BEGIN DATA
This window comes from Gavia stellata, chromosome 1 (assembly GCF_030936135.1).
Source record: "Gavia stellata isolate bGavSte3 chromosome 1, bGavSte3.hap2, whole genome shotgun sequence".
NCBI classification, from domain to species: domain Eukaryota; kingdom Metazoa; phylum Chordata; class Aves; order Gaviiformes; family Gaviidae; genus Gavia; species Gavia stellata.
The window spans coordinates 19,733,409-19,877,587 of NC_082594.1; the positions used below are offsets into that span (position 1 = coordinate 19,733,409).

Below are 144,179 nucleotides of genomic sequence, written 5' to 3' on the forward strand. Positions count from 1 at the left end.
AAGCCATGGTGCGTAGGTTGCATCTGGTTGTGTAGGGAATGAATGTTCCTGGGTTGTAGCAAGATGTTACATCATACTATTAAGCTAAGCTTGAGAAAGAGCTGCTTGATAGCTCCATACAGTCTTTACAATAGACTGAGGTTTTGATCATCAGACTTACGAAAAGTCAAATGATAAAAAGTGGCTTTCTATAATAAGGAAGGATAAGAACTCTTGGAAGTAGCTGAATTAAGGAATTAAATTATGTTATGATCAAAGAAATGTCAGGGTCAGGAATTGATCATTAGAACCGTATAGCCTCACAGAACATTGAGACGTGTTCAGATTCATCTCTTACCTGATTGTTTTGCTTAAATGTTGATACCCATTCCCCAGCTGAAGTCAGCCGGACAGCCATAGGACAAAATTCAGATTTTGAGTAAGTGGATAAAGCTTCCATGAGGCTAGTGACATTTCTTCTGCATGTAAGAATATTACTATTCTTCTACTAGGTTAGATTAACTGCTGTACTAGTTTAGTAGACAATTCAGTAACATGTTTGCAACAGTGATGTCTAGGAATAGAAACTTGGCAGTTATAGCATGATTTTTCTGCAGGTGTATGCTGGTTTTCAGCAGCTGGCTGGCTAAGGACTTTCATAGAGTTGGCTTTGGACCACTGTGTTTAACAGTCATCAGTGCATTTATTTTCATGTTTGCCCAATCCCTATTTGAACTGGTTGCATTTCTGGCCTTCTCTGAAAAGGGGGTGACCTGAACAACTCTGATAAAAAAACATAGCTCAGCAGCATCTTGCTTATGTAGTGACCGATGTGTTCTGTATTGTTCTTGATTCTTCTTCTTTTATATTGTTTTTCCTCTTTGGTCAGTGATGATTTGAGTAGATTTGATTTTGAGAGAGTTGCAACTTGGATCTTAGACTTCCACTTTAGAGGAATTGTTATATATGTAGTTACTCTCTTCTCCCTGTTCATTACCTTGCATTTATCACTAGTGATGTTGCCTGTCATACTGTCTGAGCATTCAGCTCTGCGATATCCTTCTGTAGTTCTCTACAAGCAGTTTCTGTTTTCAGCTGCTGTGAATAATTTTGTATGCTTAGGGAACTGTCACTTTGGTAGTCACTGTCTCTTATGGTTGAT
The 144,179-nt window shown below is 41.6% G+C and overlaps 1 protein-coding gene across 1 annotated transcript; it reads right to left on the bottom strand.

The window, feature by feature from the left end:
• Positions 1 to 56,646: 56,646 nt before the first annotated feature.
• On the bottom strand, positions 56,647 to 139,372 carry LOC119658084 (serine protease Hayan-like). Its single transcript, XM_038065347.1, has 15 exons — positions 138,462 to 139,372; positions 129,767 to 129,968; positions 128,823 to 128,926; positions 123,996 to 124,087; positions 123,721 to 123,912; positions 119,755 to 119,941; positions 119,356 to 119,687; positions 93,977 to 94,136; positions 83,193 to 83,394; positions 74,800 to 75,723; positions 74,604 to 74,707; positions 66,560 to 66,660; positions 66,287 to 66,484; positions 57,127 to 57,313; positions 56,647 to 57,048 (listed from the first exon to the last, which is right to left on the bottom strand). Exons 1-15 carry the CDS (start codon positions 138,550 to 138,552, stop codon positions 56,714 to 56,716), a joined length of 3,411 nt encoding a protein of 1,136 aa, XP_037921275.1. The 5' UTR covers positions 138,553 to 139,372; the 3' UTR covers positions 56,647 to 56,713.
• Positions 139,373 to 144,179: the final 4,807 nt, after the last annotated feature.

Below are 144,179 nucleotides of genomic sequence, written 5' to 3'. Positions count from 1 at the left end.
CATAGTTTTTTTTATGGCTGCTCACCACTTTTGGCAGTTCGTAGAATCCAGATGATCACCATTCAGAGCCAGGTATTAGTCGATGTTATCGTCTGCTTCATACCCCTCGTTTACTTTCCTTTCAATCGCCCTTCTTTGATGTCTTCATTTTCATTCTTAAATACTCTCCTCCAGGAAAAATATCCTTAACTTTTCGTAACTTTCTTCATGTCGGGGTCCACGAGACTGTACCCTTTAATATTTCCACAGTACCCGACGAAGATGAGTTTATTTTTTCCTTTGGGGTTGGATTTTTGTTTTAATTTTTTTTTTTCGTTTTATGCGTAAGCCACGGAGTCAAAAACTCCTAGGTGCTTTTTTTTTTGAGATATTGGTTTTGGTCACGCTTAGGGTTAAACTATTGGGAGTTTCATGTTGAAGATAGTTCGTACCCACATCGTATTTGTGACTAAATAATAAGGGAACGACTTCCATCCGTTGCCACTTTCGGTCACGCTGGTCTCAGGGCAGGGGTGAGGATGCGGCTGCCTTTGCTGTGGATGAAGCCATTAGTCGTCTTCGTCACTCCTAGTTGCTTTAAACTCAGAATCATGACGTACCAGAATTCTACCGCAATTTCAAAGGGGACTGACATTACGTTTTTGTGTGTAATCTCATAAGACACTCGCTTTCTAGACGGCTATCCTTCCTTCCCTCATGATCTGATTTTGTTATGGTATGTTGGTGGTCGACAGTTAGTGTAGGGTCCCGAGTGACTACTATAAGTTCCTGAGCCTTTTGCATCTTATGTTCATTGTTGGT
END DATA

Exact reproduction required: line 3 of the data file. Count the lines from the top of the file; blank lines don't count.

NCBI classification, from domain to species: domain Eukaryota; kingdom Metazoa; phylum Chordata; class Aves; order Gaviiformes; family Gaviidae; genus Gavia; species Gavia stellata.